8th April - Gerald Roseman had his day out with local photographer Pete Thorp, as a result of winning the photo competition last Summer. Pete took Gerald up onto Bircher Common in search of the Great Grey Shrike. The bird didn't show up, but the weather was exceptional, which allowed Gerald to take plenty of other macro and landscape photos.


                                                                  Gerald lining up a shot

7th April - The moth traps at Upper Rocford were busy last night as the air temperature remained elevated. This brought out many moth species, hitherto unseen this year. The most important record was this Mottled Grey....a moth out of place!! This moth is usually associated with heathland. Finding it in an Orchard moth trap today was there a real bonus. This is a 'first record' for the Teme Valley and is scarce generally in Worcestershire. The only other 'local' place it has been seen is in the Wyre Forest, fifteen miles up the road.


                                                                          Mottled Grey

6th April - Whilst walking in the Valley locally, company was being kept by this inquisitive Robin. Also photographed was some of the amazing forms of Lichens, which are yet to be catalogued in the area.




                                                                      Lichens on Blackthorn

5th April - The data from the Hunthouse Moth trapping session on Friday 2nd April has been collated and as a result a further five Macro species of moth have been added to the site list. These include Brindled Beauty, Dotted Border, Lead Coloured Drab, Grey Shoulder Knot and Early Grey. All are early spring moths and fairly common in the Teme Valley. As can be seen, there were a couple of prolonged showers which required the alternative use of a fishing umbrella to keep the moth trap dry !!


                                  Alternative use for a fishing umber ella to keep the moth trap dry

The fine weather this weekend brought many of the flowers out, including these Primroses at Upper Rochford.


                                                          Primroses at Upper Rochford Pools

4 April - Two Ravens are nesting in a tree in the Valley. This is unusual as they usually seek sites with a rocky crag or ledge. We'll keep you posted as to whether any young are reared. The nest is in an Oak tree, approx 30 feet off the Ground. Its already about 3 feet deep with sticks, and more comes in each day.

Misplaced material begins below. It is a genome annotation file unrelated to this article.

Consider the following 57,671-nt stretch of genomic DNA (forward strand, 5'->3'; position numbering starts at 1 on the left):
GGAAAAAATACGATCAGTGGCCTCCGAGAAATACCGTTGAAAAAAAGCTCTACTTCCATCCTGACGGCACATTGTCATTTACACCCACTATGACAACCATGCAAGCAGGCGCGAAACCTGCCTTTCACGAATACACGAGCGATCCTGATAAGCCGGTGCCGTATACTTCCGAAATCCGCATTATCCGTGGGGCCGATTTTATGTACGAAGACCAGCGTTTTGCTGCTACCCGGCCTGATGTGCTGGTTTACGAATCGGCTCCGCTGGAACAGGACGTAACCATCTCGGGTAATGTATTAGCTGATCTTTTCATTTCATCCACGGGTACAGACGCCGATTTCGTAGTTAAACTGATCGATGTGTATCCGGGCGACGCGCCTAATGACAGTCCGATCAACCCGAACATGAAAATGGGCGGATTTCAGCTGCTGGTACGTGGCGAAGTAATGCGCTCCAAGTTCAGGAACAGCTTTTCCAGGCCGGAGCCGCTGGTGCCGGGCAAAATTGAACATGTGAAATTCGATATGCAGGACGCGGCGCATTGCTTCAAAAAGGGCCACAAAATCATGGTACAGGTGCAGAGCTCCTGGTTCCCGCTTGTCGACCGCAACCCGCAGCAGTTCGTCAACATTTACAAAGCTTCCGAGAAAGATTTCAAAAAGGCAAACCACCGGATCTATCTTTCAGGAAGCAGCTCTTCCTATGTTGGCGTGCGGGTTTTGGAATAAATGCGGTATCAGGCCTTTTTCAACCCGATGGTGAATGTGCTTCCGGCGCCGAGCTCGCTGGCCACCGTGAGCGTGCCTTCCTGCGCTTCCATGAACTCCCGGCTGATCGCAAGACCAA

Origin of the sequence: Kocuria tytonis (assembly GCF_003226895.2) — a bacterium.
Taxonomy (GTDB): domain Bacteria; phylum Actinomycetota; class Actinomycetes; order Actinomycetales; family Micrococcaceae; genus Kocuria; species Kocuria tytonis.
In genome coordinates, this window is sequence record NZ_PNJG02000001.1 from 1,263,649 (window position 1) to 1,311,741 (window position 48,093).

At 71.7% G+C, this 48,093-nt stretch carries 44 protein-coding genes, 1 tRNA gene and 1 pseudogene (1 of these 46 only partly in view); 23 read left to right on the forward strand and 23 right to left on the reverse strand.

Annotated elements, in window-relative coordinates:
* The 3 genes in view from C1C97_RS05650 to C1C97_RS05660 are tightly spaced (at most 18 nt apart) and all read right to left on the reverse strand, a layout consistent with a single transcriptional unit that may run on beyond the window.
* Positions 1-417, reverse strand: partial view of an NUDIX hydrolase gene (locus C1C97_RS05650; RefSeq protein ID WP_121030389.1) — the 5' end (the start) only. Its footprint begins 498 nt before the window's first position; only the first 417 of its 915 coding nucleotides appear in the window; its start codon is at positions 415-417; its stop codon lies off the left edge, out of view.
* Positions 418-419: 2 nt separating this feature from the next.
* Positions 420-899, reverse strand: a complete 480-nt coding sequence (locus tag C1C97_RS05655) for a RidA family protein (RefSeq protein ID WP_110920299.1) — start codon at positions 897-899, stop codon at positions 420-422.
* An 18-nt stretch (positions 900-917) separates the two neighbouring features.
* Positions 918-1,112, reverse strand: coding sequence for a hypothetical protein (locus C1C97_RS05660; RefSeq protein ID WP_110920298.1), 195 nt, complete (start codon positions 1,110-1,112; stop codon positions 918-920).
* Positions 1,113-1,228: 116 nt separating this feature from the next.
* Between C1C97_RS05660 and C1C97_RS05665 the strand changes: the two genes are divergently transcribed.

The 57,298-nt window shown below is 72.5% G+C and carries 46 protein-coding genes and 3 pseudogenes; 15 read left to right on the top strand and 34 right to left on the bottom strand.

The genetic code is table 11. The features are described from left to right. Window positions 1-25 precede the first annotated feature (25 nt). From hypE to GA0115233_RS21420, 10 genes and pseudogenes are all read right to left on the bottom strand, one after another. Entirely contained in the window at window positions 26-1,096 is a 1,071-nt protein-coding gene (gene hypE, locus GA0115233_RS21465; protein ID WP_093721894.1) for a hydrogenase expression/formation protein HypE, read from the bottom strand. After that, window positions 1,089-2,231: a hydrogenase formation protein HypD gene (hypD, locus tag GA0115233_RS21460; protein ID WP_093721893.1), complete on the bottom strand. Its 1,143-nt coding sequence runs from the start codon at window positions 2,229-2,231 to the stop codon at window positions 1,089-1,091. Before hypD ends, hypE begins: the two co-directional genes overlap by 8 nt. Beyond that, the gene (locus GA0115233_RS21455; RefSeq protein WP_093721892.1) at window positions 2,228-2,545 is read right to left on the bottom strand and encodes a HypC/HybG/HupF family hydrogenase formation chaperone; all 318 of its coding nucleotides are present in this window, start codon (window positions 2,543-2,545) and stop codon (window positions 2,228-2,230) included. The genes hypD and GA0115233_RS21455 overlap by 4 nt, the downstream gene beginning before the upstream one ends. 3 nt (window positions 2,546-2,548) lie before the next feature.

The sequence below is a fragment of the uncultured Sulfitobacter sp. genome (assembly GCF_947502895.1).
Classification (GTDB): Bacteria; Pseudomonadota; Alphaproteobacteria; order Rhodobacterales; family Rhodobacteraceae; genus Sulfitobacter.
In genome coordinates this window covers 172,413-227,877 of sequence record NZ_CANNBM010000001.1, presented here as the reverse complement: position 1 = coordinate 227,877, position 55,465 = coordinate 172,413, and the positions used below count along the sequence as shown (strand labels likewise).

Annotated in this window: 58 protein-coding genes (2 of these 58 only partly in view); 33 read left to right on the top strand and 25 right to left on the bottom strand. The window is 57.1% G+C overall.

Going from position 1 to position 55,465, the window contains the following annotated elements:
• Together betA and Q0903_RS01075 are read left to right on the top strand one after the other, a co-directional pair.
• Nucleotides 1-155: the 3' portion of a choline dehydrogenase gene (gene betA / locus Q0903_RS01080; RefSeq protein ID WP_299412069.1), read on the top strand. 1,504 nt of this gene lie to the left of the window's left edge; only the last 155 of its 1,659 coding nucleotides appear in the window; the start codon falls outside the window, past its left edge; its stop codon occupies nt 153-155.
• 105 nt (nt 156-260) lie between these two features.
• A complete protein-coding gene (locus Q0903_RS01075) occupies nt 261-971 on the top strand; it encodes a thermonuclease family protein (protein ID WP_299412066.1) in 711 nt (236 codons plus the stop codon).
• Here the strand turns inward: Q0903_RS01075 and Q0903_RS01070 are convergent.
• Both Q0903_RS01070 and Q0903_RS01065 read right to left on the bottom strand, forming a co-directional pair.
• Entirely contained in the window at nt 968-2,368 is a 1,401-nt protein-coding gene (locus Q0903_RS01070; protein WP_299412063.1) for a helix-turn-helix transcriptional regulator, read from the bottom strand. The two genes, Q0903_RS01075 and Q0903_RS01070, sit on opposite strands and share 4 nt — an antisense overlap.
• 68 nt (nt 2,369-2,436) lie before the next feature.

Raven Nest

Dave Baynton and his wife Tammy saw a Sparrowhawk take a Jackdaw at Upper Rocford this afternoon. Grisly, but interesting!

                                             Photo : Dave Baynton

                                                       Female Sparrowhawk taken a Jackdaw

3 April - Margaret Bradley has seen two Swallows over at Knighton on Teme today- Spring??....I think Summer is here!!

and Judith Dunkling had two Male Ring Ouzel up on the quarry at the Titterstone Clee this afternoon. Whilst up there Margaret also had five Wheatear, M & F Reed Bunting, Skylark, Kestrel, Pied Wagtail & an abundance of Meadow Pipit.

We held the April moth trapping session at Hunhouse Wood last night and despite some extremely heavy rain showers, the six traps managed to add five more macro moth species to the Hunthouse Moth list. Well over 300 moths for 16 species were trapped recorded and released.

31 March - Annabel Elliott has found yet more Stigmella aurella mines on Bramble over at Kyre other local places, and Faye Pritchard also found Stigmella aurella mines in the middle of Tenbury, on footpath from Berrington Road to Bednall Bridge, confirming that this moth is indeed widespread in the Teme Valley.....just totally under recorded.

Annabel also sees two Ravens most days and had a close encounter with a female Sparrowhawk, as it flew up the road in front of her on the lane down to Hanley Childe recently.

30 March - The new Leaf Mining web page has been launched on this web site. Its still in its early stages of development, but as more leaf mining examples come in, so the page will grow. Click on the 'Moths' Galleries page to the left or click here.

Dave Barnes heard his first Chiffchaff of the year down by the Peacock pub on the lower Tenbury Road yesterday.

29 March - David Norsworthy had a slightly unusual bird visitor to his garden today....A Reed Bunting. They seem to have had a good year this year.

Alan Micklethwaite also confirms Stigmella aurella leaf mines on Brambles at his place at Hanley Broadheath.

                             photo : Alan Micklethwaite

                                                        Stigmella aurella leaf mines on Brambles